(Reuters) - Belgian battery producer Umicore (UMI.BR) warned on Thursday of a considerable fall in 2020 core profit as coronavirus-related restrictions weighed on market demand and global car production.
Although results for the first-quarter exceeded those of the same period in 2019, Umicore said it expected full-year recurring earnings before interest and taxes (EBIT) to be considerably below last year’s level as the duration of pandemic-related restrictions remained highly uncertain, making visibility on market demand extremely low.
To preserve cash and offset the impact of COVID-19 on results, the company adjusted its production capacity where needed and furloughed 10% of its workforce.
It also reduced its capital expenditure expectations for the year to 400-450 million euros ($435-$489 million), also well below the levels of 2019, by delaying certain investments.
The automotive industry, to which Umicore supplies batteries for electric vehicles, was severely hit by the crisis globally, the company said, resulting in a 25% year-on-year decline in car production in the first quarter.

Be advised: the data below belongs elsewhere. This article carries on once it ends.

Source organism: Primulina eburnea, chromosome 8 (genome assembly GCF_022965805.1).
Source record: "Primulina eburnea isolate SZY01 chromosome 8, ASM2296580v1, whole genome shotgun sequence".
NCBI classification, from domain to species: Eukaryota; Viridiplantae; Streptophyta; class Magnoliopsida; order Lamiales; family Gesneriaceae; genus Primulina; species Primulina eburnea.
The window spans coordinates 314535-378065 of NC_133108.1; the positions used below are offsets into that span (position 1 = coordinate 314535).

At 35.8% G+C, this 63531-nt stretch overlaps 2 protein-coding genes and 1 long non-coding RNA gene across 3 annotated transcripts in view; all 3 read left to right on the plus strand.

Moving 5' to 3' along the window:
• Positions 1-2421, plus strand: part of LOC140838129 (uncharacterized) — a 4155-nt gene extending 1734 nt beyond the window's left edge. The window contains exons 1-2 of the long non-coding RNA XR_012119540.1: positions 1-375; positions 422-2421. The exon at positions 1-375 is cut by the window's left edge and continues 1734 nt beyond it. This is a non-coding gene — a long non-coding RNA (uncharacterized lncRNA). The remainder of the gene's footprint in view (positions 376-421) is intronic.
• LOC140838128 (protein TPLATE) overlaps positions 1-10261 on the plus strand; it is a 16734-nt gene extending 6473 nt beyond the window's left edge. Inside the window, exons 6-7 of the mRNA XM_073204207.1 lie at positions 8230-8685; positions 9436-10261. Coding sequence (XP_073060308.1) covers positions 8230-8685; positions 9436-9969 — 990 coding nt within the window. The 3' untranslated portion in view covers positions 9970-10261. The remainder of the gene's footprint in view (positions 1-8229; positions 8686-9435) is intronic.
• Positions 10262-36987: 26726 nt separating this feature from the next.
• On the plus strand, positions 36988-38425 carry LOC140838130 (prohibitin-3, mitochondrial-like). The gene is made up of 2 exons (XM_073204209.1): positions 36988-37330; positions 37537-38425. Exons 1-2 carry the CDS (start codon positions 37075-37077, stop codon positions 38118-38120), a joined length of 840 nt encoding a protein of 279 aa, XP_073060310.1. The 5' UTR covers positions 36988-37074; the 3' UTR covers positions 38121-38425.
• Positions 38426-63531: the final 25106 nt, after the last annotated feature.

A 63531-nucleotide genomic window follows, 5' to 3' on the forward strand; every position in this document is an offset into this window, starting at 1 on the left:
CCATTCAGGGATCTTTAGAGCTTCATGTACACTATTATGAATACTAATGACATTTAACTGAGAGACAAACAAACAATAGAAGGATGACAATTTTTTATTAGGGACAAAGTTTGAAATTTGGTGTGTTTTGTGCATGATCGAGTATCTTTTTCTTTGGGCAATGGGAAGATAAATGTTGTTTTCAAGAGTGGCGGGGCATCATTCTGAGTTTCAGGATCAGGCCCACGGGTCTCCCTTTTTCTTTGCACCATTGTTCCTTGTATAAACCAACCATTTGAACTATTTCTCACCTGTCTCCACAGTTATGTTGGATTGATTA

In China, the market is slowly picking up with car production down 45% year-on-year in March, while the assembly lines in Europe are gradually restarting production with the same expected in North America around mid-May.
In 2019, the company generated 39% of revenue in the Asia-Pacific region, while Europe and North America accounted for 40% and 14% respectively.
Umicore expects, however, end-consumer demand to remain fragile as cars are not a first-need product when customers’ purchasing power declines in a post-pandemic reality.
The firm expects 2020 global car production to be down 25% year-on-year, while inventory levels remain high.
Last month, Umicore withdrew its full-year outlook of revenues and earnings growth, despite the results for January-February period exceeding last year’s levels. It also halved its proposed dividend to 0.375 euros per share.
Reporting by Piotr Lipinski in Gdansk; Editing by Kim Coghill and David Evans